Business Class Nostalgia Hides The ‘Gastronomic Gatekeeping’ That Priced Ordinary People Out Of Air Travel

Business class ain't what it used to be... but maybe that's for the best.

Business Class Nostalgia Hides The ‘Gastronomic Gatekeeping’ That Priced Ordinary People Out Of Air Travel

Image: X

There’s no denying that business class travel has changed a lot over the years. There’s also no denying that some of the business class seats and amenities offered by airlines like United, Cathay Pacific, and Singapore Airlines are still absolutely fantastic products. And yet, many feel that they don’t quite live up to those on offer half a century ago…

Once upon a time, flying was an event… and a big event at that. Passengers donned their Sunday best, sipped fine wines, and dined on gourmet meals served (literally…) on silver platters at 30,000 feet. Many remember this so-called golden age of airline dining with fond nostalgia, but we think there’s a darker, lesser-known story behind mid-flight charcuterie…

As the guru Gary Leff over at View From The Wing summarises:

“Memes like this one have the story of great on-board meals exactly backwards…”

Gary Leff

To understand this requires something of a history lesson, so bear with me here:

Before the 1978 Airline Deregulation Act, the US government exerted massive control over airlines, dictating where they could fly and the prices they could charge. Designed to ensure airline profitability and based on the belief that allowing airlines to compete on ticket price would lead to “ruinous competition” — whereby safety could be compromised due to the financial pressure to cut costs — ticket prices were set very high.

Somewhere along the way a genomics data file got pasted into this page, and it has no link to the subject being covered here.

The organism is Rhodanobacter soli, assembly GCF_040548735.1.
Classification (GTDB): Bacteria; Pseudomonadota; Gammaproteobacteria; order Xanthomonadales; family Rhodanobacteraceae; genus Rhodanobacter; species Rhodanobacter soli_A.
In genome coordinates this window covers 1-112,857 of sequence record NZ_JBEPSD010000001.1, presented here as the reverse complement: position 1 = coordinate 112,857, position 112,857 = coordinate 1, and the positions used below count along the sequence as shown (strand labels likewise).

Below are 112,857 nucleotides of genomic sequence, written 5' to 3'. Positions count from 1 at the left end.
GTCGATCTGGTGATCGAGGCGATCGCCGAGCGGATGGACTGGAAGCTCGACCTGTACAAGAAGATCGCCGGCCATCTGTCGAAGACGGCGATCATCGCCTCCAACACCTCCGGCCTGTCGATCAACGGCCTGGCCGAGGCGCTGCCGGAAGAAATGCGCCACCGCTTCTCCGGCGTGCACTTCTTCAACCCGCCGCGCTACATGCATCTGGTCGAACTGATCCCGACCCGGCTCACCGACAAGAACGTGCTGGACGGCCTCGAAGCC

Competition between airlines to capture customers willing and able to pay premium prices was fierce. However, given the government forbade them from competing on ticket cost, how would they lure passengers in? Well, through their in-flight amenities, especially food. This led to the now mindboggling images we see of lobster, legs of ham, and champagne being dolled out to customers by black-tie-wearing waiters.

Naturally, the Civil Aeronautics Board tried to crack down on this too and even considered regulating the thickness of sandwiches at one point to prevent airlines from competing too aggressively via food offerings.

Image: X

However, the aforementioned Deregulation Act significantly reduced government oversight regarding routes and pricing, leading to more heated competition and, for many, more affordable air travel. The shift away from luxury towards cost-effective services made air travel much more accessible to a broader segment of the population and signalled a massive democratisation of air travel… but it also meant the end of silver service.

Ultimately, the so-called “decline” of in-flight dining is more than a matter of changing consumer preferences: it reflects a broader shift in society’s values from exclusivity to inclusivity, from gourmet meals to grab-and-go snacks.

So, as we munch our pretzels and yearn for lobster thermidor in the skies, take a moment to consider the complex interplay of economics, regulation, and social dynamics that shaped the golden age of airline dining…

The food may have been good, but wasn’t it just an era of “gastronomic gatekeeping” that embodied a time before the hoi polloi could enjoy the many benefits of air travel?